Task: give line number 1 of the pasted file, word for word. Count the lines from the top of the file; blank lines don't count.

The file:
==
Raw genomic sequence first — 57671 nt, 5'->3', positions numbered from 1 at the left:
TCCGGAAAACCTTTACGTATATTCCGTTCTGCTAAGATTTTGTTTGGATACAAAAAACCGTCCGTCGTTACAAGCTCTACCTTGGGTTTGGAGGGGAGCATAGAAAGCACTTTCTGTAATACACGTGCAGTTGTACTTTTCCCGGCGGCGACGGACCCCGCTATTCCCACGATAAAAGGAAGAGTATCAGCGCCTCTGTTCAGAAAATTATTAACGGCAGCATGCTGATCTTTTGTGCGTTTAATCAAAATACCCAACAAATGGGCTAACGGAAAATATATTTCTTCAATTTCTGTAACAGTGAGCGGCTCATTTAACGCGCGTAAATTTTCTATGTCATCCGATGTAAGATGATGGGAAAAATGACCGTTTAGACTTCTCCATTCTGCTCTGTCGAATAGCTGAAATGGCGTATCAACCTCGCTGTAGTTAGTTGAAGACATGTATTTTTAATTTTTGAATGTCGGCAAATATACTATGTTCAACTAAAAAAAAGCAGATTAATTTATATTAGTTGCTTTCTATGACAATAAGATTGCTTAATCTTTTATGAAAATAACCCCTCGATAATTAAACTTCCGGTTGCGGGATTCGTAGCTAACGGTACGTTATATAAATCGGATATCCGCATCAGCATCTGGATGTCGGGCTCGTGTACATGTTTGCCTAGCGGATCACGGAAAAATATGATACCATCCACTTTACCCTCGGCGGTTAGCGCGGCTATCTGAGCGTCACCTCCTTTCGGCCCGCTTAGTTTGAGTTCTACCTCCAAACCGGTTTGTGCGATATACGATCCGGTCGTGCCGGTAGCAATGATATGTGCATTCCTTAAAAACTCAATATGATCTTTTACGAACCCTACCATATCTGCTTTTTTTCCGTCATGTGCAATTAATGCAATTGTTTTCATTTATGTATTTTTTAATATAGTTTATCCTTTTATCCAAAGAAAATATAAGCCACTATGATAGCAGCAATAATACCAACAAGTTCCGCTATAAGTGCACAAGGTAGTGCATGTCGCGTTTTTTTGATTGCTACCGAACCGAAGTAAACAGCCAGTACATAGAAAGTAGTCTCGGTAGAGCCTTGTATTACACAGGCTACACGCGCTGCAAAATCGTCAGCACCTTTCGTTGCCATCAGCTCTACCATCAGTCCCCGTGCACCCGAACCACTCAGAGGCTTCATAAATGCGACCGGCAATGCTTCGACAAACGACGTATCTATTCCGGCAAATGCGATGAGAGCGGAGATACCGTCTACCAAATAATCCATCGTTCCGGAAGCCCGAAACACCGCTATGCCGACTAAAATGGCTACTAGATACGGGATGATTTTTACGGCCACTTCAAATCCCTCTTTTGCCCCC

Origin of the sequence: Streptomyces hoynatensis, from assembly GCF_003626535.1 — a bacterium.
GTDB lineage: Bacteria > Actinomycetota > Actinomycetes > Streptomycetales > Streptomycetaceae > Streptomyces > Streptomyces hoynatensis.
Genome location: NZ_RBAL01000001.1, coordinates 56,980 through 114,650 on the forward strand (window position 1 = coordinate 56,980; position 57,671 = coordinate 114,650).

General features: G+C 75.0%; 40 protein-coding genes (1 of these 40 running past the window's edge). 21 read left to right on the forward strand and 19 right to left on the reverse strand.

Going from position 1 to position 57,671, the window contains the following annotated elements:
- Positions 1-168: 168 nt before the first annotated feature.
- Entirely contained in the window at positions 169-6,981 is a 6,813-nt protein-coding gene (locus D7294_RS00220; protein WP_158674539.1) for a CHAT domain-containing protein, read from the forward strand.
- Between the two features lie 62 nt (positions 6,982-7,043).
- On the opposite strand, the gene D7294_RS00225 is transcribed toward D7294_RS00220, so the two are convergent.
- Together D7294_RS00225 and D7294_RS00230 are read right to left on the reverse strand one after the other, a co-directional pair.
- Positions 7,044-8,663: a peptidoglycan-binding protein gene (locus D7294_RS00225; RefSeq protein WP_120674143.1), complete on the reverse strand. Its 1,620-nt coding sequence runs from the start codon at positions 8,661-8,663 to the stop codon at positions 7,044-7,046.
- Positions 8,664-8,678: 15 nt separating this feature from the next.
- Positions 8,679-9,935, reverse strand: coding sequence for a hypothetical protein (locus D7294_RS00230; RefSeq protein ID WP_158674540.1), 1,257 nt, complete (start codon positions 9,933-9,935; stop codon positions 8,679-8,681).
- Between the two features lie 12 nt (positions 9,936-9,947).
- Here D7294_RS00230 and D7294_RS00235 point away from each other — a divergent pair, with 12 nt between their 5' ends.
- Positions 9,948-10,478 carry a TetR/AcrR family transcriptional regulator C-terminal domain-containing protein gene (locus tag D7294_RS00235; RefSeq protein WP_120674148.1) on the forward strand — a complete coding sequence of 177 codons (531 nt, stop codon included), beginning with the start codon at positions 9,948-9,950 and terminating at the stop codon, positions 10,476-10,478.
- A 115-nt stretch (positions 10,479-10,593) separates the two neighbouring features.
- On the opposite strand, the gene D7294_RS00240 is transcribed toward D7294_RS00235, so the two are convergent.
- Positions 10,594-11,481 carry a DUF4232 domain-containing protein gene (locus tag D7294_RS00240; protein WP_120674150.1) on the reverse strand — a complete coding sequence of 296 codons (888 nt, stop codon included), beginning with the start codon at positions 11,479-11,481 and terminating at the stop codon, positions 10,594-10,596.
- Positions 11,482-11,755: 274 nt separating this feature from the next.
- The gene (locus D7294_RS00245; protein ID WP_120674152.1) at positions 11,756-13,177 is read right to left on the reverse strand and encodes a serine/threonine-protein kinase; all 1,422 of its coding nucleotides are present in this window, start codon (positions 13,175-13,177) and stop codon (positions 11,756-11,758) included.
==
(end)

Raw genomic sequence first — 57671 nt, 5'->3', positions numbered from 1 at the left: